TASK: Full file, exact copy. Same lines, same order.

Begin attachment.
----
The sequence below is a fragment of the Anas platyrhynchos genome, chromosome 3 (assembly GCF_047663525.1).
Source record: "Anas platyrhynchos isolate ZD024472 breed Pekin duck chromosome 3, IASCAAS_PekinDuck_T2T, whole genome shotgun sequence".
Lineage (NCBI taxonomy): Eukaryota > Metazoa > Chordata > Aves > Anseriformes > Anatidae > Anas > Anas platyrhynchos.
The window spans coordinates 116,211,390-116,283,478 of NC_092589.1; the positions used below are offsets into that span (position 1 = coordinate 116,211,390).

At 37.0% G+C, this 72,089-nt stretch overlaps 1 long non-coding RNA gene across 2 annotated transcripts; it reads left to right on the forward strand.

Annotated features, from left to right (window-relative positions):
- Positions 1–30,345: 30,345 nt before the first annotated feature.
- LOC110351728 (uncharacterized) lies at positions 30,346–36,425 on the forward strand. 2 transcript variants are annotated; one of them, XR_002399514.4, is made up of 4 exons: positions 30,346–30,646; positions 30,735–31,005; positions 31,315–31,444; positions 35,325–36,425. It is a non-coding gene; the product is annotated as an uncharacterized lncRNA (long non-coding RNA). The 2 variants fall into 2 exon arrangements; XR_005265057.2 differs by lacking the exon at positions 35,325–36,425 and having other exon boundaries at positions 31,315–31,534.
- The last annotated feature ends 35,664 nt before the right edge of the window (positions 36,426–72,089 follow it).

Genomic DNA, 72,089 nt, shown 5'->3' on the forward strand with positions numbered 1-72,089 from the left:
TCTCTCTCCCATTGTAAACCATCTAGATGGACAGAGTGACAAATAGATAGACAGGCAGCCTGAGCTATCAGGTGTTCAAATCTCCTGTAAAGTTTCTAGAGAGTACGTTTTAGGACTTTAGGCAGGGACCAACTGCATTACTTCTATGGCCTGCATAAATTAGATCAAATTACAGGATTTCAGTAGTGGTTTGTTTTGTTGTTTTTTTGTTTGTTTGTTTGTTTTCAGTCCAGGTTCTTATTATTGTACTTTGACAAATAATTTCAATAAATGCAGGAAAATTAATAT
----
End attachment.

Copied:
The sequence below is a fragment of the Anas platyrhynchos genome, chromosome 3 (assembly GCF_047663525.1).
Source record: "Anas platyrhynchos isolate ZD024472 breed Pekin duck chromosome 3, IASCAAS_PekinDuck_T2T, whole genome shotgun sequence".
Lineage (NCBI taxonomy): Eukaryota > Metazoa > Chordata > Aves > Anseriformes > Anatidae > Anas > Anas platyrhynchos.
The window spans coordinates 116,211,390-116,283,478 of NC_092589.1; the positions used below are offsets into that span (position 1 = coordinate 116,211,390).

At 37.0% G+C, this 72,089-nt stretch overlaps 1 long non-coding RNA gene across 2 annotated transcripts; it reads left to right on the forward strand.

Annotated features, from left to right (window-relative positions):
- Positions 1–30,345: 30,345 nt before the first annotated feature.
- LOC110351728 (uncharacterized) lies at positions 30,346–36,425 on the forward strand. 2 transcript variants are annotated; one of them, XR_002399514.4, is made up of 4 exons: positions 30,346–30,646; positions 30,735–31,005; positions 31,315–31,444; positions 35,325–36,425. It is a non-coding gene; the product is annotated as an uncharacterized lncRNA (long non-coding RNA). The 2 variants fall into 2 exon arrangements; XR_005265057.2 differs by lacking the exon at positions 35,325–36,425 and having other exon boundaries at positions 31,315–31,534.
- The last annotated feature ends 35,664 nt before the right edge of the window (positions 36,426–72,089 follow it).

Genomic DNA, 72,089 nt, shown 5'->3' on the forward strand with positions numbered 1-72,089 from the left:
TCTCTCTCCCATTGTAAACCATCTAGATGGACAGAGTGACAAATAGATAGACAGGCAGCCTGAGCTATCAGGTGTTCAAATCTCCTGTAAAGTTTCTAGAGAGTACGTTTTAGGACTTTAGGCAGGGACCAACTGCATTACTTCTATGGCCTGCATAAATTAGATCAAATTACAGGATTTCAGTAGTGGTTTGTTTTGTTGTTTTTTTGTTTGTTTGTTTGTTTTCAGTCCAGGTTCTTATTATTGTACTTTGACAAATAATTTCAATAAATGCAGGAAAATTAATAT